Crawford House Publishing
The Nut Cannot Forget its Shell Ritual Practice and Negotiated Identities among the Gumai of South Sumatra

This is an ethnographic study of the Gumai of South Sumatra, Indonesia. The Gumai belong to a Malay-speaking ethnic group that inhabits the South Sumatran highlands. South Sumatra is known for its numerous ethnic groups, yet until now not much has been written about the Gumai, or about the Malay-speaking ethnic groups of the South Sumatran highlands in general.

This book utilises the concept of origin, locally known as asal, which is widely shared among Austronesian-speakers, to explore issues related to identity among the Gumai. The question of Gumai identity is not one raised only by anthropologists like the author. It has been raised by the Gumai in relation to their ethnicity, which lacks a clear cultural representation. The Gumai share much in common with other Malay-speakers, including the use of local Malay dialects and costumes. The question of Gumai identity derives from the New Order government cultural policy, which has promoted a showcase display of distinctive ethnic cultures across the archipelago. As a result, those who do not possess striking cultural representations have been left without an acceptable ethnic identity.

What differentiates the Gumai from other Malay-speaking South Sumatrans derives predominantly from their practice of origin rituals. Their concept of origin (asal ) consists of a place associated with a particular person who is regarded as their origin. A Gumai village constitutes an important place of origin. A typical village consists of members who are descendants of village founders. Such a village has its own burial site for its members, and a monument, which is associated with an original village location within its boundaries.

A Gumai has to visit a place of origin to hold a gathering known as sedekah. This visit affirms that he or she has not forgotten his or her asal. To assist them in the practice of remembering origins, the Gumai rely on ritual specialists, the Jurai Kebali‘an, who is the ritual specialist for the whole Gumai community, and the Jurai Tue, who is the ritual specialist for each village. Numerous rituals are regularly conducted by each of these ritual specialists to commemorate specific origins. It is through the practice of origin rituals that the Gumai can demonstrate their identity.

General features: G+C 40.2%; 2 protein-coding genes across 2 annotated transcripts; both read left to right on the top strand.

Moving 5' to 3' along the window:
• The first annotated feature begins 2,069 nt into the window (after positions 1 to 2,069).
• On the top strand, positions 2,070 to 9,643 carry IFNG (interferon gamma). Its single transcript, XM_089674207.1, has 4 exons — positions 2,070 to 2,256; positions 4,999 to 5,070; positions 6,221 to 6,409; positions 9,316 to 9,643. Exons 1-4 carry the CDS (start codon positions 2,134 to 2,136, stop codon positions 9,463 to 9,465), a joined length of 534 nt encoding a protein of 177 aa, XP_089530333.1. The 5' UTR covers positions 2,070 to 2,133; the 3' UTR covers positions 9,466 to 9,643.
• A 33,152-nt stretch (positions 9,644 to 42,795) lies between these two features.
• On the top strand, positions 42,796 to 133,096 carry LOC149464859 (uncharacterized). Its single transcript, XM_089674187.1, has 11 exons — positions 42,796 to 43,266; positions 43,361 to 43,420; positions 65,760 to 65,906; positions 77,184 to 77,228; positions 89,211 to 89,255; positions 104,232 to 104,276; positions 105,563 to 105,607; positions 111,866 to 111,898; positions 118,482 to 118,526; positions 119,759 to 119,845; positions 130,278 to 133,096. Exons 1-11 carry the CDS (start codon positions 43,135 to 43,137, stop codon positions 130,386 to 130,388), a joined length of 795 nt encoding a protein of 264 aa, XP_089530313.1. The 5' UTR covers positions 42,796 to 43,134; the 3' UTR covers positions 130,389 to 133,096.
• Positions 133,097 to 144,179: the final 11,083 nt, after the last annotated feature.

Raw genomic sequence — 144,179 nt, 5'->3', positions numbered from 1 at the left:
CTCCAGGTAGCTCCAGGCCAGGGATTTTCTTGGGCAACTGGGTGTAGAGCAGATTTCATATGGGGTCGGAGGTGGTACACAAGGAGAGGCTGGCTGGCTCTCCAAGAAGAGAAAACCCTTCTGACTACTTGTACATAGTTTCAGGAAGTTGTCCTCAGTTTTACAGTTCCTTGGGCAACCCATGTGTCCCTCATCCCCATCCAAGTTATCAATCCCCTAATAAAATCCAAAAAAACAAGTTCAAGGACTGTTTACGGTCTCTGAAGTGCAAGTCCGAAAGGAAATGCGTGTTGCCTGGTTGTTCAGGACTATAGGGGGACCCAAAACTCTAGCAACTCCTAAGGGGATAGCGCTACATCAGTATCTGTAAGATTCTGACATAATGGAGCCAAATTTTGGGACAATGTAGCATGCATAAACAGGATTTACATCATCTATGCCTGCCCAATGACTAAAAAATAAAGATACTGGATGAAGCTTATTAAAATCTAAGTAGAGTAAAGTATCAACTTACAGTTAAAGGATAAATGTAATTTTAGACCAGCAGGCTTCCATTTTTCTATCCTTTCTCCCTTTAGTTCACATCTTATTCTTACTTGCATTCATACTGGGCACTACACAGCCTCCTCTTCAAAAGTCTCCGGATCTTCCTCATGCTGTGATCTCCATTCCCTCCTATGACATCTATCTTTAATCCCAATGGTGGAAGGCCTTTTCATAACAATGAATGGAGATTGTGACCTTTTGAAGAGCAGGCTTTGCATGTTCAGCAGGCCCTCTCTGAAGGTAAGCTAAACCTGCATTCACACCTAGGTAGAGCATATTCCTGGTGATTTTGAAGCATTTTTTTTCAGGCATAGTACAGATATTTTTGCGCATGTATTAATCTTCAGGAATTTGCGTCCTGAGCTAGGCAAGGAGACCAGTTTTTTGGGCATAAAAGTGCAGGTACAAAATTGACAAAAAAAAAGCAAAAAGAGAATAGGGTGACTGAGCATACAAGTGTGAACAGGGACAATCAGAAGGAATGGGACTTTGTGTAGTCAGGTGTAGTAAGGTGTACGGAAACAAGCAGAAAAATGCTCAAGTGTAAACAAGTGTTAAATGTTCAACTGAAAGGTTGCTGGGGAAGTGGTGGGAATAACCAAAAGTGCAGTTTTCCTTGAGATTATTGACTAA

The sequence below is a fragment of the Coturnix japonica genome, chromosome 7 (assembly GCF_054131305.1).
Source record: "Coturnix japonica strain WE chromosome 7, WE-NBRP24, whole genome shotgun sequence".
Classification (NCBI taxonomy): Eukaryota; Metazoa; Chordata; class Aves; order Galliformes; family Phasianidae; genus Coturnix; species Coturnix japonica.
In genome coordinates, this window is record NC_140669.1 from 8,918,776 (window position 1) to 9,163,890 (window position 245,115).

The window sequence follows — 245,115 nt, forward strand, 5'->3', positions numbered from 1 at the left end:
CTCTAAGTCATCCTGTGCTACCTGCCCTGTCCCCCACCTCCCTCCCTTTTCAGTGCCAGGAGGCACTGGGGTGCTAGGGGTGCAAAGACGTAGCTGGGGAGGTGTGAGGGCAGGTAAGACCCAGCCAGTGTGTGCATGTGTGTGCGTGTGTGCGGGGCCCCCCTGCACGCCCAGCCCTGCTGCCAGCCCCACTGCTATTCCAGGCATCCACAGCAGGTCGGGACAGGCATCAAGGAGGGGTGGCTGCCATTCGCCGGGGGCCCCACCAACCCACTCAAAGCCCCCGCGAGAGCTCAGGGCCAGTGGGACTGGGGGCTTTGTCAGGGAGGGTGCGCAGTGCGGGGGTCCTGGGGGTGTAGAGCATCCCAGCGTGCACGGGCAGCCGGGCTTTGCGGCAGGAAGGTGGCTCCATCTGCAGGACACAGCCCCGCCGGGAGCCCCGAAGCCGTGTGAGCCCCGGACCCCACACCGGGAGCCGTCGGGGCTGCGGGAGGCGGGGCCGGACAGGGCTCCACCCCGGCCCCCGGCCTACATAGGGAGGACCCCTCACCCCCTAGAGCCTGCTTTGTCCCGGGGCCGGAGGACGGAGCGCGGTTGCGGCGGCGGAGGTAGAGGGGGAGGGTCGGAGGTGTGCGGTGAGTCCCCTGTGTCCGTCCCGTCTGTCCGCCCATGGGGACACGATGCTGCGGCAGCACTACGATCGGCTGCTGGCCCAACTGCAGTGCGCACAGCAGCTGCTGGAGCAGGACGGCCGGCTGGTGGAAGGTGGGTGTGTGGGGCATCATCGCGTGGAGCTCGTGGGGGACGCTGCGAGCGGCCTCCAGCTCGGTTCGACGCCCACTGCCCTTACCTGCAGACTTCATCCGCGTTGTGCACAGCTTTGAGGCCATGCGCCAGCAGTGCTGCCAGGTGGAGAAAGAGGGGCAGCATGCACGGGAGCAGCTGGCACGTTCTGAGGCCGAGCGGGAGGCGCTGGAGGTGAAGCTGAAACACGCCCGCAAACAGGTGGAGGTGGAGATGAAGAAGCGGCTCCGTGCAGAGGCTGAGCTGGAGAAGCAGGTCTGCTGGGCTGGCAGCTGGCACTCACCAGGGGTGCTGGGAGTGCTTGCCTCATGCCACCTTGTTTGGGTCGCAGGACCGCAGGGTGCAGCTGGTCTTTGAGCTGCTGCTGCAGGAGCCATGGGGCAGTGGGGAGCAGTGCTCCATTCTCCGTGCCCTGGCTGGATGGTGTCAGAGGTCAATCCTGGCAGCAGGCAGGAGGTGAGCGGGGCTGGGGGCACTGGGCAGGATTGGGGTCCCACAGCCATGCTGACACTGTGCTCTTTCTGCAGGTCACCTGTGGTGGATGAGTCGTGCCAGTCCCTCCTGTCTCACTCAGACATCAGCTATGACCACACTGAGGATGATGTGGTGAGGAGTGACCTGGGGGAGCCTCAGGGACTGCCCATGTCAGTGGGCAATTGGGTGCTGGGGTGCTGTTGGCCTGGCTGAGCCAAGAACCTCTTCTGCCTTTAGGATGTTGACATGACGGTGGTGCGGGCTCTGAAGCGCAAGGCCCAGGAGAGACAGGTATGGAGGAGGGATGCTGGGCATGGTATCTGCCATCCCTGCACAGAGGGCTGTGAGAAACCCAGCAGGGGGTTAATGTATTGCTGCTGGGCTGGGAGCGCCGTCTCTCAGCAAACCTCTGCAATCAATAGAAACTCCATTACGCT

Despite the importance of origin ritual practices, the Gumai are under pressure to advocate their commitment to Islam, because conversion to a world religion is a political necessity in New Order Indonesia. In this light, Gumai origin rituals have been influenced by a process of progressive Islamisation. This book examines how Gumai indigenous origin rituals have now been incorporated into Islamic discourse.

In the final chapter, the author considers emergent aspirations among the Gumai to become middle class in urban areas. Through education, the younger generation seeks employment in the public and private sectors, and leaves its native villages for urban areas. The success and hardships in these places, however, brings the younger generation back to its villages of origin, because their success and hardships are regarded as messages from their ancestors. The rituals of remembering origins among the Gumai thus continue to dominate their way of life in changing social contexts.


Minako Sakai






45 colour and black-and-white


Portrait; softcover; c. 350 pages


204 x 135 mm



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